Sunday, July 26, 2009


A young mother I know was relating an incident that occurred not long ago. She had bumped into an older woman who had been missing her and her family in the church.

My friend told her that they had been visiting other churches and were considering a move. When pressed for an explanation, she began to describe their frustration with the lack of biblical substance in their church. She explained that the influences on her children were not compatible with and supportive of the fundamental biblical doctrines and the Christian values that she and her husband were teaching at home.

That explanation seemed to surprise and bother her questioner who thought it strange that the young couple would be so concerned about biblical teaching. After all, their church offered so many wonderful accouterments, benefits, and various attractions for members of all ages and preferences. How could anyone not be satisfied?

When I heard that, my first thought was that THIS IS A NO-BRAINER. Christians need the solid meat of the Word; not quick snacks and spiritual junk food.

This young mother has small children and she knows, instinctively, what they need. As infants, they needed milk; they demanded milk; they screamed for milk, and they could not survive without it. As they grew, she began to feed them solid food. Without food, we die. We require it for growth, nourishment, health, and satisfaction.

So there is a good reason that God uses words like milk, meat, and bread as metaphors for His Word. It is what we need for our spiritual health and growth. Even Jesus, himself, when tempted by Satan said, "Man shall not live by bread (physical food) alone but by every Word that procedeth out of the mouth of God." Matt. 4:4. Just like the monstrous plant in The Little Shop of Horrors, we should crave the meat of the Word and demand from our pastors, "FEED ME!"

I think it is interesting that, when Jesus asked Peter, “Do you love me?” He followed with this command, “Feed my sheep.”

The Apostle Paul instructed Timothy to “...preach the Word; be instant in season, out of season; reprove, rebuke, exhort with all longsuffering and doctrine.” 2 Tim. 4:2

Neither Jesus nor Paul instructed pastors to be entertainers, social workers, activity directors, or event planners. They simply charged them to FEED THE SHEEP.

Sunday, July 12, 2009

Christians Embarass Me

I was talking to a waitress one day who told me that she doesn’t go to church because most of the Christians she knows act like hypocrites. She sees them in the restaurant after church on Sundays. They wear their Sunday clothes, put on their Sunday smiles and talk their Sunday talk. They all hold hands, bow their heads and corporately give thanks to God for the food and fellowship. And then the most amazing transformation takes place. They begin to complain about the food and the service, they are rude to the waitresses and they leave lousy tips. Regretfully, I had to agree with her; I’ve seen them too! Sometimes Christians embarrass me with their behavior. I think it would be better if they would keep quiet about their profession so no one would know.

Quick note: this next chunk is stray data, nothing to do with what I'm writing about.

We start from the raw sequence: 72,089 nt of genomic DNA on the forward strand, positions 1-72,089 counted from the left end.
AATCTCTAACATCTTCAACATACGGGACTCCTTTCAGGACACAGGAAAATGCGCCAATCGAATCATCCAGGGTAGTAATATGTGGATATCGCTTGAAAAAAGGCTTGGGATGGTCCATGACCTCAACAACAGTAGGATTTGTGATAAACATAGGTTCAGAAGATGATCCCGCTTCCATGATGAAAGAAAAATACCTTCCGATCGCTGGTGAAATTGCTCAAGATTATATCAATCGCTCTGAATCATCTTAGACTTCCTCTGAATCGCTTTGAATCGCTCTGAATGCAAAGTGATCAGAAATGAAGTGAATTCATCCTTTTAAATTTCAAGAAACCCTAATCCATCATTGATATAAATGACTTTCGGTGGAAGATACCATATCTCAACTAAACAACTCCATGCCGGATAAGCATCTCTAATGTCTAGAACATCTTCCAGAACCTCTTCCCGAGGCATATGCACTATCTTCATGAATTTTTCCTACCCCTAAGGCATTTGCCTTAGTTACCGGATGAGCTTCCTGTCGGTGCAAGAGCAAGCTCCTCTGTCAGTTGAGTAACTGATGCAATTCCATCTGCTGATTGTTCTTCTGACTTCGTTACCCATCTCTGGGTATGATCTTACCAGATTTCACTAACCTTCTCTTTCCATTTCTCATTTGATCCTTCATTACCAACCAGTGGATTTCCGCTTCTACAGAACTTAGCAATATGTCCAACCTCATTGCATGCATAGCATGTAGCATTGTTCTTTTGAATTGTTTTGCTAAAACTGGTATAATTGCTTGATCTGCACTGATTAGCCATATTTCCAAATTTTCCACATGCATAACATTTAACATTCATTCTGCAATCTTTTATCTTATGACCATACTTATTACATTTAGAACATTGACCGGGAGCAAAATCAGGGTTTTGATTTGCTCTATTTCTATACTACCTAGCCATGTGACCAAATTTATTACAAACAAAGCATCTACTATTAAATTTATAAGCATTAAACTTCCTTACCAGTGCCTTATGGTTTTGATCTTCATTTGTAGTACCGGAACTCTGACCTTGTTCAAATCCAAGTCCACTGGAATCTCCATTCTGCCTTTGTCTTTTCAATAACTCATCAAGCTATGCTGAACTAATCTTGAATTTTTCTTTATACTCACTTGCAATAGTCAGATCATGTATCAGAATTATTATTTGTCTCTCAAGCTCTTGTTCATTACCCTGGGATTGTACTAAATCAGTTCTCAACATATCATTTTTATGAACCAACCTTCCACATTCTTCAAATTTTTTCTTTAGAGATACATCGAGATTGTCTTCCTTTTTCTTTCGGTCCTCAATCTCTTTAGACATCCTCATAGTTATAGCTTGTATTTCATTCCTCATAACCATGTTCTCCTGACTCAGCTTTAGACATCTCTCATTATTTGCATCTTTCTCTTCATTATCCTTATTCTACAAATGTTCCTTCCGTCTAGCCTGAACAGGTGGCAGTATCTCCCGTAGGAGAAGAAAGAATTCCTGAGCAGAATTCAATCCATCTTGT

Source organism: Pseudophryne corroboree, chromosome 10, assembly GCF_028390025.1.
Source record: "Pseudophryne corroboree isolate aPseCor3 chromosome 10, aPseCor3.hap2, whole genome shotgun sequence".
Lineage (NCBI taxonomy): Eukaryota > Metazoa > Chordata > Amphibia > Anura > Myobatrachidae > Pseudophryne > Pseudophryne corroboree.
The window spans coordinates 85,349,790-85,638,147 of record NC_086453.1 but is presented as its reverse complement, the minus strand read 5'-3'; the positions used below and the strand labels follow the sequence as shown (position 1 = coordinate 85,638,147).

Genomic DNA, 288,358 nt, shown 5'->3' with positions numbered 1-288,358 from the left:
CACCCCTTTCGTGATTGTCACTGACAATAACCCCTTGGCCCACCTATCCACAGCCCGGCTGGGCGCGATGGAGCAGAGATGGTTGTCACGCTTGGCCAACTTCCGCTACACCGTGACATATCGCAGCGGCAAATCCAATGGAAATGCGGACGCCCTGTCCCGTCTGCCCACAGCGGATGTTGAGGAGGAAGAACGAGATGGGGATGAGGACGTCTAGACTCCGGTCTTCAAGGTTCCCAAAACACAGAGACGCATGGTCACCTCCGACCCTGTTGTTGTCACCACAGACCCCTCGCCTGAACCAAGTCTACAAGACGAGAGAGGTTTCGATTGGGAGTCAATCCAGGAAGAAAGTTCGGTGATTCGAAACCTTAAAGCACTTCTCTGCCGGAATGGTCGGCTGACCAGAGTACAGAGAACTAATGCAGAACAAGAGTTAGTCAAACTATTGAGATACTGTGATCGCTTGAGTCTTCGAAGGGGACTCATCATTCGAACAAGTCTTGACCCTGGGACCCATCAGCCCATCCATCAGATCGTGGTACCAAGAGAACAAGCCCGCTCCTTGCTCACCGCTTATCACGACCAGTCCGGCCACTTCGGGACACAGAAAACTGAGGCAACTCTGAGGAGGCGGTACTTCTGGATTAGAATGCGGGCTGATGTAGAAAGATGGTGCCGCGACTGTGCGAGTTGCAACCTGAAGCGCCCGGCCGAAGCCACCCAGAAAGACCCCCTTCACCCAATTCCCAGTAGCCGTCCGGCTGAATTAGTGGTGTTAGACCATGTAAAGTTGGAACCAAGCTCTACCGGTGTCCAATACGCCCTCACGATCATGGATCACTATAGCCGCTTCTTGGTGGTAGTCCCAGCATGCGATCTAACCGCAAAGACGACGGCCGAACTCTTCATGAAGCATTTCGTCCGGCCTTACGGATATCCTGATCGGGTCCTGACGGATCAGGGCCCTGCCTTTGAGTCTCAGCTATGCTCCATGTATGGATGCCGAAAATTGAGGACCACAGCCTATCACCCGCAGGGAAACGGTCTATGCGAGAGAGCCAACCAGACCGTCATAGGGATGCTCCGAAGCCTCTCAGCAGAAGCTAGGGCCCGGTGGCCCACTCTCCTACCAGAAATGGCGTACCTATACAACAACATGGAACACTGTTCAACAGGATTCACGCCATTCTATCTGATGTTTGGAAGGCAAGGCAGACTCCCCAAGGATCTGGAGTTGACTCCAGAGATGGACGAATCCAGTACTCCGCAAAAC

Alexander the Great received a message that one of his soldiers had been continually, and seriously, misbehaving and thereby shedding a bad light on the character of all the Greek troops. And what made it even worse was that this soldier's name was also Alexander. He sent word that he wanted to talk to the errant soldier in person. When the young man arrived at the tent of Alexander the Great, the commander asked him, "What is your name?" "Alexander, sir," he replied. The commander looked him straight in the eye and said forcefully, "Soldier, either change your behavior or change your name."

This story has a lesson for each of us. When we call ourselves Christians, we are identifying with Jesus Christ. Does our behavior honor the one we represent or are we an embarrassment to Him?

“If you claim to be religious but don’t control your tongue, you are just fooling yourself, and your religion is worthless.” James 1:26

Friday, July 10, 2009

Don't Confuse Me With The Facts, I've Already Made Up My Mind.

“All Things Considered" is a commentary program of national public radio. Some time ago, Dr. Drew Westen of Emory University, a well respected psychologist, was commenting upon how our feelings can predict our political decision irrespective of the facts. Westen studies the way that psychology and politics intersect, and he says a familiar format in cable TV news works with the way our brains are wired. Here is what he said: